We are taught that colds are caused by viruses and that you will catch a cold when your immune system is not strong. Some classic recommendation to boost your immune system is vitamin C, vitamin D3, and echinacea. Yet, why is our immune system sometimes strong enough and other times not, despite following all the rules of getting enough sleep and maintaining healthy nutrition to keep up our immune system? Every physical issue has an emotional and mental component left out of the equation in the explanation above.
It is not a coincidence that you get sick with a cold. The common cold is linked to a conflict in our life, a situation of overwhelm or stress. Your mind might literally be speaking through your body by saying, “This situation stinks! I’ve had enough!” A cold can tell us that we are stressed out and need time off, or it can be connected to emotional issues.
Louise Hay points out that upper respiratory illnesses are related to “too much going on at once, mental confusion, disorder, small hurts” (L. Hay, Heal Your Body, 25). Sinus problems are an “irritation to one person, someone close” ( L. Hay, Heal Your Body, 63). When I have a sinus problem, I am usually annoyed with or angry at somebody else – or at myself. I need to acknowledge my anger and release it. A sore throat can be connected to “Holding in angry words, feeling unable to express the self” ( L. Hay, Heal Your Body, 64).
Deb Shapiro explains that “colds, runny nose, and tears are all related—mucus and tears are both ways of releasing repressed or pent-up emotions. You may feel the same helplessness and despair, the same need for comfort. So, if you have a bad cold, you may want to see if there is some crying or grieving you are repressing, some deep feeling that has been pushed aside.” (Shapiro, Your Body Speaks Your Mind, 184) Some questions she suggests to ask yourself are: Do you need some time to yourself to adjust to something? Is this a cry for attention because everyone seems to take you for granted? Do you need to get ill to be taken care of?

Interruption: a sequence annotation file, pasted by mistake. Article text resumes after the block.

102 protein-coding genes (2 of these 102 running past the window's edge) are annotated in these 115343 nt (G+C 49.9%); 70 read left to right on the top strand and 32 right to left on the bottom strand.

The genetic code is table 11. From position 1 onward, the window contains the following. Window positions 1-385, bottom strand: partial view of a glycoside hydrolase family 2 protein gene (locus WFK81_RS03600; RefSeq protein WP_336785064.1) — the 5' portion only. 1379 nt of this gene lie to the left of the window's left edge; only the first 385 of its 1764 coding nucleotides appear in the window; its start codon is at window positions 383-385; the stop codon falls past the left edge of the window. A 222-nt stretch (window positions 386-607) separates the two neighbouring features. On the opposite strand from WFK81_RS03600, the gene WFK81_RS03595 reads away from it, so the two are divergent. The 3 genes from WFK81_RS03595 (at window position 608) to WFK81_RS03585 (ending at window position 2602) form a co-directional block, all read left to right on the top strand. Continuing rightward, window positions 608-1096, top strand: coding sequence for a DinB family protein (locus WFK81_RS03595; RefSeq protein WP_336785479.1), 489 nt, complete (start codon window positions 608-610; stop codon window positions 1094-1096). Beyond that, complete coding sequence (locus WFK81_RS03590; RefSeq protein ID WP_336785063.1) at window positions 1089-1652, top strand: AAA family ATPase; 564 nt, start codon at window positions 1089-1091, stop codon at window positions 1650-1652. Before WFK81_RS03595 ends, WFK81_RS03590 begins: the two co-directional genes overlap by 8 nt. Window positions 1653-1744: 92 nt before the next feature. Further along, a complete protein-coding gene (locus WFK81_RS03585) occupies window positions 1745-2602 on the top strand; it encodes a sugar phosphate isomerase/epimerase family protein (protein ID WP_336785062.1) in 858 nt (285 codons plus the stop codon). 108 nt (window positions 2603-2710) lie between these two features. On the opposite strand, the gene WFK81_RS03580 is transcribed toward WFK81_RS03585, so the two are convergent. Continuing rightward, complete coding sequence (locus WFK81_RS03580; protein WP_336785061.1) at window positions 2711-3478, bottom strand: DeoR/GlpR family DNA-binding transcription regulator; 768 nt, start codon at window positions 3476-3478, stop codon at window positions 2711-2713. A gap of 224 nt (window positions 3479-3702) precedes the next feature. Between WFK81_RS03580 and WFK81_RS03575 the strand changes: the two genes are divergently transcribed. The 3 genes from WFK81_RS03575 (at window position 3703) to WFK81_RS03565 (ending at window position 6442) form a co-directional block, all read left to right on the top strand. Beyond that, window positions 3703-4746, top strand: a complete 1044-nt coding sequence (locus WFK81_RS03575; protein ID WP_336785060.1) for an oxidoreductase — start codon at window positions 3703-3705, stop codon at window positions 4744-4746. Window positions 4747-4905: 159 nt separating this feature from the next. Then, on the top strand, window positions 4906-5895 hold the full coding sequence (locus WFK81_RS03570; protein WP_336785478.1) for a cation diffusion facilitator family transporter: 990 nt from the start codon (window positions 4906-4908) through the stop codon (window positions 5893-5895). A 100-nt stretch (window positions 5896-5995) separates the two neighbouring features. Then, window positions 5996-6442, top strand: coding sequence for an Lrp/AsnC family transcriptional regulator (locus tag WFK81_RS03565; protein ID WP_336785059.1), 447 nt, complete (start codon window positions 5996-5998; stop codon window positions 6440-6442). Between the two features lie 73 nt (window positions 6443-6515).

Louise Bourbeau clarifies that “a cold will often manifest as a result of congestion on a mental level, especially when there’s so much going on in your head that you don’t know which way to turn.” (Bourbeau, Your Body’s Telling You: Love Yourself, 149) Our body can be quite literal. When we are “stuffed up,” our emotional “stuff” comes up. Key questions to explore the situation further are: What is this cold preventing me from doing or having? What is it allowing me to do or have? What am I experiencing, and how do I feel about it?
The phase of the cold when we have the symptoms is already the healing phase. Preceding that phase in which we are sneezing, and coughing is the conflict phase. This conflict can be an event in our life. Sometimes it is a major event like losing our job, the break-up of a relationship, or our pet dying, sometimes an event like a fight with our partner or being stressed about a situation at work. During this conflict, we are in fight or flight mode.
After the conflict is resolved, our body goes into recovery mode. The body needs to heal, and the symptoms of the healing are a runny nose, a headache, a sore throat, a cough etc. If the conflict is not resolved, we might find ourselves in phase two, having the cold symptoms as well, because we get so exhausted from the conflict that our body is forcing us to rest. However, if the original conflict or issue is not resolved, the cycle repeats, and we will get sick again soon. Repeating cycles of this kind can manifest in serious illnesses.
Another mental factor in getting a cold is our belief system regarding illnesses. Beliefs like “I always get a cold in February” or “I get three colds every winter” affect us as much as a positive beliefs like “My immune system is strong. I hardly ever get sick”.
Illnesses will never be completely extinguished, no matter how much scientific research we invest into finding cures, because it is the natural way of our body to communicate with us. To be healthier, we must listen to our mind speak through our body and respond to the messages. There is an amazing intelligence in this mind-body system which has the purpose of keeping us emotionally, mentally, physically and spiritually well.
Are you curious to find out what your body is telling you through physical issues and how you can respond to those messages?
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